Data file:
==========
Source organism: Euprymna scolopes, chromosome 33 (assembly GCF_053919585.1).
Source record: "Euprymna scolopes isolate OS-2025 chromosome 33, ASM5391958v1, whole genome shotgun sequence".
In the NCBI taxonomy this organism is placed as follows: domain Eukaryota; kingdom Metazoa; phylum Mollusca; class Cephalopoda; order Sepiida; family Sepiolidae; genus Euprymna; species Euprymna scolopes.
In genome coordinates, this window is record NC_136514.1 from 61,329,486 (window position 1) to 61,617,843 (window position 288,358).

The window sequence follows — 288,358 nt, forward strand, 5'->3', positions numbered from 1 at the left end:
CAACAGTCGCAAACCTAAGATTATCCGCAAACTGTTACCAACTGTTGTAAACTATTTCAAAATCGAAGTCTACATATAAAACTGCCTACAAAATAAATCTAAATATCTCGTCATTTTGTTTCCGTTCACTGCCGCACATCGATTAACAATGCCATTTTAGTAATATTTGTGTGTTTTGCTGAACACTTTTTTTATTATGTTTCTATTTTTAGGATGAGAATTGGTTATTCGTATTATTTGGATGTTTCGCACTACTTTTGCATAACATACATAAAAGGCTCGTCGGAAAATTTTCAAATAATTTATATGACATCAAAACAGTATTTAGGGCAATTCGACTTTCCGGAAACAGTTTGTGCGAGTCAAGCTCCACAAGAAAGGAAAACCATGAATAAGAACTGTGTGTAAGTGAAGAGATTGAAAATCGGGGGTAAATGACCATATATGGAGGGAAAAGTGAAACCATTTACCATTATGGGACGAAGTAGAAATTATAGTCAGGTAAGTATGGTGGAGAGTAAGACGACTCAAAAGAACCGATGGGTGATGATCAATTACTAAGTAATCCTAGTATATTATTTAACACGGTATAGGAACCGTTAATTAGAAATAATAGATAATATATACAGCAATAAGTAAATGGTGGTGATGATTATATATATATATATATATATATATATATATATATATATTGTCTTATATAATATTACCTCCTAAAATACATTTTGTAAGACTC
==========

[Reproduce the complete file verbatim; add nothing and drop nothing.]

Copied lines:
Source organism: Euprymna scolopes, chromosome 33 (assembly GCF_053919585.1).
Source record: "Euprymna scolopes isolate OS-2025 chromosome 33, ASM5391958v1, whole genome shotgun sequence".
In the NCBI taxonomy this organism is placed as follows: domain Eukaryota; kingdom Metazoa; phylum Mollusca; class Cephalopoda; order Sepiida; family Sepiolidae; genus Euprymna; species Euprymna scolopes.
In genome coordinates, this window is record NC_136514.1 from 61,329,486 (window position 1) to 61,617,843 (window position 288,358).

The window sequence follows — 288,358 nt, forward strand, 5'->3', positions numbered from 1 at the left end:
CAACAGTCGCAAACCTAAGATTATCCGCAAACTGTTACCAACTGTTGTAAACTATTTCAAAATCGAAGTCTACATATAAAACTGCCTACAAAATAAATCTAAATATCTCGTCATTTTGTTTCCGTTCACTGCCGCACATCGATTAACAATGCCATTTTAGTAATATTTGTGTGTTTTGCTGAACACTTTTTTTATTATGTTTCTATTTTTAGGATGAGAATTGGTTATTCGTATTATTTGGATGTTTCGCACTACTTTTGCATAACATACATAAAAGGCTCGTCGGAAAATTTTCAAATAATTTATATGACATCAAAACAGTATTTAGGGCAATTCGACTTTCCGGAAACAGTTTGTGCGAGTCAAGCTCCACAAGAAAGGAAAACCATGAATAAGAACTGTGTGTAAGTGAAGAGATTGAAAATCGGGGGTAAATGACCATATATGGAGGGAAAAGTGAAACCATTTACCATTATGGGACGAAGTAGAAATTATAGTCAGGTAAGTATGGTGGAGAGTAAGACGACTCAAAAGAACCGATGGGTGATGATCAATTACTAAGTAATCCTAGTATATTATTTAACACGGTATAGGAACCGTTAATTAGAAATAATAGATAATATATACAGCAATAAGTAAATGGTGGTGATGATTATATATATATATATATATATATATATATATATATATATTGTCTTATATAATATTACCTCCTAAAATACATTTTGTAAGACTC